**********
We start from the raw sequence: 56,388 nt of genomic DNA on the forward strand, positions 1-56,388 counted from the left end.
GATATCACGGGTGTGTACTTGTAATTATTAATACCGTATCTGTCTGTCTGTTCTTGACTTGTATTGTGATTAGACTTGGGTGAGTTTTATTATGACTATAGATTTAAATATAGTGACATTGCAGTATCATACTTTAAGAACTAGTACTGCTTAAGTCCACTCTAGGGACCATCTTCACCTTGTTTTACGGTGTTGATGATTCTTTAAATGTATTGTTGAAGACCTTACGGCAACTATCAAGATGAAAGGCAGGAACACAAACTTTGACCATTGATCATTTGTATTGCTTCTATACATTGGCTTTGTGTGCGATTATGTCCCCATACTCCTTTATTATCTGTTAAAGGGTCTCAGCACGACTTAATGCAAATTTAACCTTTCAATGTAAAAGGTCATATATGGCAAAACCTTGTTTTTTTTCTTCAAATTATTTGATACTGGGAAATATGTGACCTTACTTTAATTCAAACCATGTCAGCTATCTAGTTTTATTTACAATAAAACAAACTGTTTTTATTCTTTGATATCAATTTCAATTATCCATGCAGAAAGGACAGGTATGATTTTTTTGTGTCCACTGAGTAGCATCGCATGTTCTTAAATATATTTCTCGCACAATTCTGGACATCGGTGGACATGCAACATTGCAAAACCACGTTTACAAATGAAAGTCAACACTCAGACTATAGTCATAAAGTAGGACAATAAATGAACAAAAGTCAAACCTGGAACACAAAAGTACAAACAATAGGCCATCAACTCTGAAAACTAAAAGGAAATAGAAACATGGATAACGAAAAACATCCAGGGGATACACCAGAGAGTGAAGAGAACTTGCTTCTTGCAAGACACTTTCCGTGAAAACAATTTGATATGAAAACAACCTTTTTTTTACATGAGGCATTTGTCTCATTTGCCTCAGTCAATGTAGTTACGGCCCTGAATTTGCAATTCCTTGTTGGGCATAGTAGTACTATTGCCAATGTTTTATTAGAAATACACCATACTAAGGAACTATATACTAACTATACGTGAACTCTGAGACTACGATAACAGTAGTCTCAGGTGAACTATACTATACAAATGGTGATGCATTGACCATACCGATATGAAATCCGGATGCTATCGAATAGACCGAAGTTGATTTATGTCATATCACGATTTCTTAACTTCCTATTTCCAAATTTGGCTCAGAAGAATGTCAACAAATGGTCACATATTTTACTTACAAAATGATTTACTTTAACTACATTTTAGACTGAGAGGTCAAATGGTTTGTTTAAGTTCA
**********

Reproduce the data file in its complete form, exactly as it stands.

We start from the raw sequence: 56,388 nt of genomic DNA on the forward strand, positions 1-56,388 counted from the left end.
GATATCACGGGTGTGTACTTGTAATTATTAATACCGTATCTGTCTGTCTGTTCTTGACTTGTATTGTGATTAGACTTGGGTGAGTTTTATTATGACTATAGATTTAAATATAGTGACATTGCAGTATCATACTTTAAGAACTAGTACTGCTTAAGTCCACTCTAGGGACCATCTTCACCTTGTTTTACGGTGTTGATGATTCTTTAAATGTATTGTTGAAGACCTTACGGCAACTATCAAGATGAAAGGCAGGAACACAAACTTTGACCATTGATCATTTGTATTGCTTCTATACATTGGCTTTGTGTGCGATTATGTCCCCATACTCCTTTATTATCTGTTAAAGGGTCTCAGCACGACTTAATGCAAATTTAACCTTTCAATGTAAAAGGTCATATATGGCAAAACCTTGTTTTTTTTCTTCAAATTATTTGATACTGGGAAATATGTGACCTTACTTTAATTCAAACCATGTCAGCTATCTAGTTTTATTTACAATAAAACAAACTGTTTTTATTCTTTGATATCAATTTCAATTATCCATGCAGAAAGGACAGGTATGATTTTTTTGTGTCCACTGAGTAGCATCGCATGTTCTTAAATATATTTCTCGCACAATTCTGGACATCGGTGGACATGCAACATTGCAAAACCACGTTTACAAATGAAAGTCAACACTCAGACTATAGTCATAAAGTAGGACAATAAATGAACAAAAGTCAAACCTGGAACACAAAAGTACAAACAATAGGCCATCAACTCTGAAAACTAAAAGGAAATAGAAACATGGATAACGAAAAACATCCAGGGGATACACCAGAGAGTGAAGAGAACTTGCTTCTTGCAAGACACTTTCCGTGAAAACAATTTGATATGAAAACAACCTTTTTTTTACATGAGGCATTTGTCTCATTTGCCTCAGTCAATGTAGTTACGGCCCTGAATTTGCAATTCCTTGTTGGGCATAGTAGTACTATTGCCAATGTTTTATTAGAAATACACCATACTAAGGAACTATATACTAACTATACGTGAACTCTGAGACTACGATAACAGTAGTCTCAGGTGAACTATACTATACAAATGGTGATGCATTGACCATACCGATATGAAATCCGGATGCTATCGAATAGACCGAAGTTGATTTATGTCATATCACGATTTCTTAACTTCCTATTTCCAAATTTGGCTCAGAAGAATGTCAACAAATGGTCACATATTTTACTTACAAAATGATTTACTTTAACTACATTTTAGACTGAGAGGTCAAATGGTTTGTTTAAGTTCA